High-latitude trough mouth fans comprise the largest sediment deposits along glaciated margins, and record Pleistocene climate changes on a multi-decadal time scale. The North Sea Fan, located on the northern North Sea margin, represents the second largest trough mouth fan on Earth, accounting for a sediment volume of c. 40,000 km3. Here we present a new formation model for the North Sea Fan derived from detailed horizon and attribute interpretations of high-resolution processed 3D seismic reﬂection data. We use seismic cubes covering an area of c. 50,000 km2, allowing us to image the shallow subsurface in a vertical resolution of 2 m and a bin size of 10 m.
The interpretation shows that stacked channel-levee systems form up to 400 m thick sedimentary sequences during the last glaciation, accumulating in rates of 100 m/kyr. The channels are elongated and can be traced from the shelf edge towards the deep basin for distances of >150 km, and document long-distance sediment transport in completely disintegrated water-rich turbidite ﬂows. The sediments formed by meltwater turbidites and glacigenic debris flows, mainly deposited during glacial periods in the Late Pleistocene, were remobilized by the Tampen, Møre and Stad megaslides. These megaslides are suggested to have occurred towards the end of glaciations, during glacial-interglacial transitions, or within interglacial time periods.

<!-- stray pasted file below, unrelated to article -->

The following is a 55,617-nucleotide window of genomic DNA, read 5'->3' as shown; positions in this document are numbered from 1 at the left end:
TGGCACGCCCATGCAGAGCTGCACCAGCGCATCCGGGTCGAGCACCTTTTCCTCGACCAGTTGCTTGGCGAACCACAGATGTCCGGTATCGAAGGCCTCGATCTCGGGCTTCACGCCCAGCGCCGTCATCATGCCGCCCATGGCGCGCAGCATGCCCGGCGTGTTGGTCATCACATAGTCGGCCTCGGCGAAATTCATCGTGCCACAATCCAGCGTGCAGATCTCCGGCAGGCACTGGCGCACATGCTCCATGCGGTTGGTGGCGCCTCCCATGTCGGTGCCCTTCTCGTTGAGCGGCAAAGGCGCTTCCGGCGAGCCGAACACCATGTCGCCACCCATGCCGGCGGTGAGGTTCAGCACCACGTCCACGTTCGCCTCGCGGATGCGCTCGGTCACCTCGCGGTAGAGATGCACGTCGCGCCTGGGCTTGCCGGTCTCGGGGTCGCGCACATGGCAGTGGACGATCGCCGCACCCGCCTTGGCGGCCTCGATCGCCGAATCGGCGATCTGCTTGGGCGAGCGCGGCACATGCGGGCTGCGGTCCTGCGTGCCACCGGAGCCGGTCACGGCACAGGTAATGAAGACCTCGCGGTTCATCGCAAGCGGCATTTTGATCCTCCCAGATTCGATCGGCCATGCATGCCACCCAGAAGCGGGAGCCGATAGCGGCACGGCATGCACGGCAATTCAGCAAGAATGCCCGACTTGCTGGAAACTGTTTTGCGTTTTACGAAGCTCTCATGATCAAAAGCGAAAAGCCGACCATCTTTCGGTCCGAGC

The deepest stratigraphy of the North Sea Fan is dominated by contourites, deposited during deglacial and interglacial time periods in the Early Pleistocene. Contourites most likely acted as gas-charged weak layers for megaslides, and filled the escarpments shaped by the Late Pleistocene megaslides. Remobilized ooze mounds and sand injectites identified at the base of the North Sea Fan are caused by overpressure release related to rapid glacial sedimentation.
The use of high-quality 3D seismic data allows new conclusions about the formation of trough mouth fans. Improvements in the presented formation model of the North Sea Fan include new insights into fluid migration, megaslide triggering, and grain-size distribution within this glacial depocenter. Our data highlight that exceptionally large volumes of meltwater may discharge to the slopes of trough mouth fans and trigger erosive turbidite ﬂows. We conclude that freshwater supply and overpressure build-up are likely underestimated factors for sedimentary processes during glacial cycles.